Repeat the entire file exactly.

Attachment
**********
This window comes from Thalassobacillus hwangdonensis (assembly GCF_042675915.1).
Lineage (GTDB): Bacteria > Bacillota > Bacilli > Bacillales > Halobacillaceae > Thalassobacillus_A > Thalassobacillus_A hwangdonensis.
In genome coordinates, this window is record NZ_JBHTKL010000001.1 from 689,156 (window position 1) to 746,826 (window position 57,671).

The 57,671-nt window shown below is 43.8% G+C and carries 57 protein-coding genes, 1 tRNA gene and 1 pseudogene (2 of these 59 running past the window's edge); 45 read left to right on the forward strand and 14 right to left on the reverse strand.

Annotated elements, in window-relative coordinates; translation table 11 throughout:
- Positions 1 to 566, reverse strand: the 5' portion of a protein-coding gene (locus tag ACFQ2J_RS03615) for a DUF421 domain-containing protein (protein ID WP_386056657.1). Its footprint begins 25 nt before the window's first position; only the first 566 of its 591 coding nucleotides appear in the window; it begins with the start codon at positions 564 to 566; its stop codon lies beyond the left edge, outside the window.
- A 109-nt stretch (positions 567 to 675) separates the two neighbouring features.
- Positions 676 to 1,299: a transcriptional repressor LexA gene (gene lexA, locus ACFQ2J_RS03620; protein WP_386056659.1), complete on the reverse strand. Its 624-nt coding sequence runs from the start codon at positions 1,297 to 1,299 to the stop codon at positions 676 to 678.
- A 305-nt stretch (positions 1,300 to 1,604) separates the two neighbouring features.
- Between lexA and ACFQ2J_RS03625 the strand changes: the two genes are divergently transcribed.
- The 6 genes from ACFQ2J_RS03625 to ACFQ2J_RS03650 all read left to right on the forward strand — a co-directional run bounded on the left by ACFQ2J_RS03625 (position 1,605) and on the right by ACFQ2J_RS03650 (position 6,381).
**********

This window comes from Thalassobacillus hwangdonensis (assembly GCF_042675915.1).
Lineage (GTDB): Bacteria > Bacillota > Bacilli > Bacillales > Halobacillaceae > Thalassobacillus_A > Thalassobacillus_A hwangdonensis.
In genome coordinates, this window is record NZ_JBHTKL010000001.1 from 689,156 (window position 1) to 746,826 (window position 57,671).

The 57,671-nt window shown below is 43.8% G+C and carries 57 protein-coding genes, 1 tRNA gene and 1 pseudogene (2 of these 59 running past the window's edge); 45 read left to right on the forward strand and 14 right to left on the reverse strand.

Annotated elements, in window-relative coordinates; translation table 11 throughout:
- Positions 1 to 566, reverse strand: the 5' portion of a protein-coding gene (locus tag ACFQ2J_RS03615) for a DUF421 domain-containing protein (protein ID WP_386056657.1). Its footprint begins 25 nt before the window's first position; only the first 566 of its 591 coding nucleotides appear in the window; it begins with the start codon at positions 564 to 566; its stop codon lies beyond the left edge, outside the window.
- A 109-nt stretch (positions 567 to 675) separates the two neighbouring features.
- Positions 676 to 1,299: a transcriptional repressor LexA gene (gene lexA, locus ACFQ2J_RS03620; protein WP_386056659.1), complete on the reverse strand. Its 624-nt coding sequence runs from the start codon at positions 1,297 to 1,299 to the stop codon at positions 676 to 678.
- A 305-nt stretch (positions 1,300 to 1,604) separates the two neighbouring features.
- Between lexA and ACFQ2J_RS03625 the strand changes: the two genes are divergently transcribed.
- The 6 genes from ACFQ2J_RS03625 to ACFQ2J_RS03650 all read left to right on the forward strand — a co-directional run bounded on the left by ACFQ2J_RS03625 (position 1,605) and on the right by ACFQ2J_RS03650 (position 6,381).